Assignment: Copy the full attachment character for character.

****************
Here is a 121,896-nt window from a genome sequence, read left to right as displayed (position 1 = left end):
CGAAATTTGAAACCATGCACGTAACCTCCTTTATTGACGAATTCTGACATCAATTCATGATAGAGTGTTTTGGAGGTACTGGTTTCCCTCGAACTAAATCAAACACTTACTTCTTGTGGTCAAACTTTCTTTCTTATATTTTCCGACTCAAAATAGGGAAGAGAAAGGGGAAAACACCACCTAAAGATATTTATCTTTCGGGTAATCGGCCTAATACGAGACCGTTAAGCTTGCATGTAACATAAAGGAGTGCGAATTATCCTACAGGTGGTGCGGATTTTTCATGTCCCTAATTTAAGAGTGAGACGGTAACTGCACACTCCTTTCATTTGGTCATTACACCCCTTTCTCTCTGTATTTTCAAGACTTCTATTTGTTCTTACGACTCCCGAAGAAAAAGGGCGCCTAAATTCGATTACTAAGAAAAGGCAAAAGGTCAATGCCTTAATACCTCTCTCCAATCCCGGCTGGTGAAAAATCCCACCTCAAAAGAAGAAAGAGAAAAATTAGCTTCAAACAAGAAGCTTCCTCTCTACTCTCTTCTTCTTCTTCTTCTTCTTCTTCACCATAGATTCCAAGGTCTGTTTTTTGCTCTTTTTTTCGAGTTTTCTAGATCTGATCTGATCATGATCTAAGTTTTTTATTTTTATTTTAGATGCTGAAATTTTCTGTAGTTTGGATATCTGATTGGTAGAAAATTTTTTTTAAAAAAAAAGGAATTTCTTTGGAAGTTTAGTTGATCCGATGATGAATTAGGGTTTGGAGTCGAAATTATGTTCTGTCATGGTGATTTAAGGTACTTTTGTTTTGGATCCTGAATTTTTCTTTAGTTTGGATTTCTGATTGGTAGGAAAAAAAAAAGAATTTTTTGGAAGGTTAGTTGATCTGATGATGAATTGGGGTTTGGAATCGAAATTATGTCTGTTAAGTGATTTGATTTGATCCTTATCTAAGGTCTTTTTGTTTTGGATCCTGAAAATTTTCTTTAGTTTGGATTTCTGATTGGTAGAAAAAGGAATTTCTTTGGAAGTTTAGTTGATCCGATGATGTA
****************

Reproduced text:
Here is a 121,896-nt window from a genome sequence, read left to right as displayed (position 1 = left end):
CGAAATTTGAAACCATGCACGTAACCTCCTTTATTGACGAATTCTGACATCAATTCATGATAGAGTGTTTTGGAGGTACTGGTTTCCCTCGAACTAAATCAAACACTTACTTCTTGTGGTCAAACTTTCTTTCTTATATTTTCCGACTCAAAATAGGGAAGAGAAAGGGGAAAACACCACCTAAAGATATTTATCTTTCGGGTAATCGGCCTAATACGAGACCGTTAAGCTTGCATGTAACATAAAGGAGTGCGAATTATCCTACAGGTGGTGCGGATTTTTCATGTCCCTAATTTAAGAGTGAGACGGTAACTGCACACTCCTTTCATTTGGTCATTACACCCCTTTCTCTCTGTATTTTCAAGACTTCTATTTGTTCTTACGACTCCCGAAGAAAAAGGGCGCCTAAATTCGATTACTAAGAAAAGGCAAAAGGTCAATGCCTTAATACCTCTCTCCAATCCCGGCTGGTGAAAAATCCCACCTCAAAAGAAGAAAGAGAAAAATTAGCTTCAAACAAGAAGCTTCCTCTCTACTCTCTTCTTCTTCTTCTTCTTCTTCTTCACCATAGATTCCAAGGTCTGTTTTTTGCTCTTTTTTTCGAGTTTTCTAGATCTGATCTGATCATGATCTAAGTTTTTTATTTTTATTTTAGATGCTGAAATTTTCTGTAGTTTGGATATCTGATTGGTAGAAAATTTTTTTTAAAAAAAAAGGAATTTCTTTGGAAGTTTAGTTGATCCGATGATGAATTAGGGTTTGGAGTCGAAATTATGTTCTGTCATGGTGATTTAAGGTACTTTTGTTTTGGATCCTGAATTTTTCTTTAGTTTGGATTTCTGATTGGTAGGAAAAAAAAAAGAATTTTTTGGAAGGTTAGTTGATCTGATGATGAATTGGGGTTTGGAATCGAAATTATGTCTGTTAAGTGATTTGATTTGATCCTTATCTAAGGTCTTTTTGTTTTGGATCCTGAAAATTTTCTTTAGTTTGGATTTCTGATTGGTAGAAAAAGGAATTTCTTTGGAAGTTTAGTTGATCCGATGATGTA